The Evil Genius HTML version

40. Keep Your Temper
On the next day but one, Randal arranged his departure for Sydenham, so as to arrive at
the hotel an hour before the time appointed for the dinner. His prospects of success, in
pleading for a favorable reception of his brother's message, were so uncertain that he
refrained--in fear of raising hopes which he might not be able to justify--from taking
Herbert into his confidence. No one knew on what errand he was bent, when he left the
house. As he took his place in the carriage, the newspaper boy appeared at the window as
usual. The new number of a popular weekly journal had that day been published. Randal
bought it.
After reading one or two of the political articles, he arrived at the columns specially
devoted to "Fashionable Intelligence." Caring nothing for that sort of news, he was
turning over the pages in search of the literary and dramatic articles, when a name not
unfamiliar to him caught his eye. He read the paragraph in which it appeared.
"The charming widow, Mrs. Norman, is, we hear, among the distinguished guests staying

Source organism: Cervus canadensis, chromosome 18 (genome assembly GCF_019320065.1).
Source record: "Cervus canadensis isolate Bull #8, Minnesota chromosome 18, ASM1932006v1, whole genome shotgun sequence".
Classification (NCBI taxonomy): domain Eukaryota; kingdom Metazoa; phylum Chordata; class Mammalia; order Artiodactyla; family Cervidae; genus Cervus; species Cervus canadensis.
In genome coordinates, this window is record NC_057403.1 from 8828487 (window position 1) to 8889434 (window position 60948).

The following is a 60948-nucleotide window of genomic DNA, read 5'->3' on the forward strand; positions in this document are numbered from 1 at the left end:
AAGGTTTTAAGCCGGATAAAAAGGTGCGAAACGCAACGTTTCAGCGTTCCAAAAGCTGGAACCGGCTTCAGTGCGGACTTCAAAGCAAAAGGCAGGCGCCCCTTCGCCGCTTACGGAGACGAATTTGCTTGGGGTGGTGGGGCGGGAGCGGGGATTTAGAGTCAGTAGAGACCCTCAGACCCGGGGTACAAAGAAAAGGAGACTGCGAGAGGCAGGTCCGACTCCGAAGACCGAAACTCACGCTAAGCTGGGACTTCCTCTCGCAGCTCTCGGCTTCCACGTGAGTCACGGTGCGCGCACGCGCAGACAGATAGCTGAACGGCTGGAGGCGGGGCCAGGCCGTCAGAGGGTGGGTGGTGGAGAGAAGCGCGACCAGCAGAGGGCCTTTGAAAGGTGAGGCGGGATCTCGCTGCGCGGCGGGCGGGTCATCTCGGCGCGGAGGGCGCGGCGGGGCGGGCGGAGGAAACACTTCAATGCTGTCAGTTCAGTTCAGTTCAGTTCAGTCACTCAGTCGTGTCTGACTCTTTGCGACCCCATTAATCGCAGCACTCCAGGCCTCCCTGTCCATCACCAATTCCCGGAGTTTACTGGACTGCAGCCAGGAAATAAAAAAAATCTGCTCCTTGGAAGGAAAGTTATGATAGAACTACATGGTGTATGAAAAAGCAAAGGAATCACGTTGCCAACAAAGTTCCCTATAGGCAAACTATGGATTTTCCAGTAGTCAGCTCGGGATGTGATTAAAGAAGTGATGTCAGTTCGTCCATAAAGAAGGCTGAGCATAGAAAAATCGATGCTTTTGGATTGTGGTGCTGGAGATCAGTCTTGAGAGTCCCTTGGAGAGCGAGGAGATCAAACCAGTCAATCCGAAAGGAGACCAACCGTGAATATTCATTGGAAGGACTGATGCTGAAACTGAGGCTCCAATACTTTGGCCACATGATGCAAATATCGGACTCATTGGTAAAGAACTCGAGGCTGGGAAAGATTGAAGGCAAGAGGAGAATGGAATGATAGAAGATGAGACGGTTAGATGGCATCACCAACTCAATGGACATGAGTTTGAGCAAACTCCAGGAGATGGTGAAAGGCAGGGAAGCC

at Buck's Hotel. It is whispered that the lady is to be shortly united to a retired naval
officer of Arctic fame; now better known, perhaps, as one of our leading philanthropists."
The allusion to Bennydeck was too plain to be mistaken. Randal looked again at the first
words in the paragraph. "The charming widow!" Was it possible that this last word
referred to Catherine? To suppose her capable of assuming to be a widow, and--if the
child asked questions--of telling Kitty that her father was dead, was, in Randal's
estimation, to wrong her cruelly. With his own suspicions steadily contradicting him, he
arrived at the hotel, obstinately believing that "the charming widow" would prove to be a
A first disappointment was in store for him when he entered the house. Mrs. Norman and
her little daughter were out driving with a friend, and were expected to return in good
time for dinner. Mrs. Presty was at home; she was reported to be in the garden of the
Randal found her comfortably established in a summerhouse, with her knitting in her
hands, and a newspaper on her lap. She advanced to meet him, all smiles and amiability.
"How nice of you to come so soon!" she began. Her keen penetration discovered
something in his face which checked the gayety of her welcome. "You don't mean to say
that you are going to spoil our pleasant little dinner by bringing bad news!" she added,
looking at him suspiciously.
"It depends on you to decide that," Randal replied.
"How very complimentary to a poor useless old woman! Don't be mysterious, my dear. I
don't belong to the generation which raises storms in tea-cups, and calls skirmishes with
savages battles. Out with it!"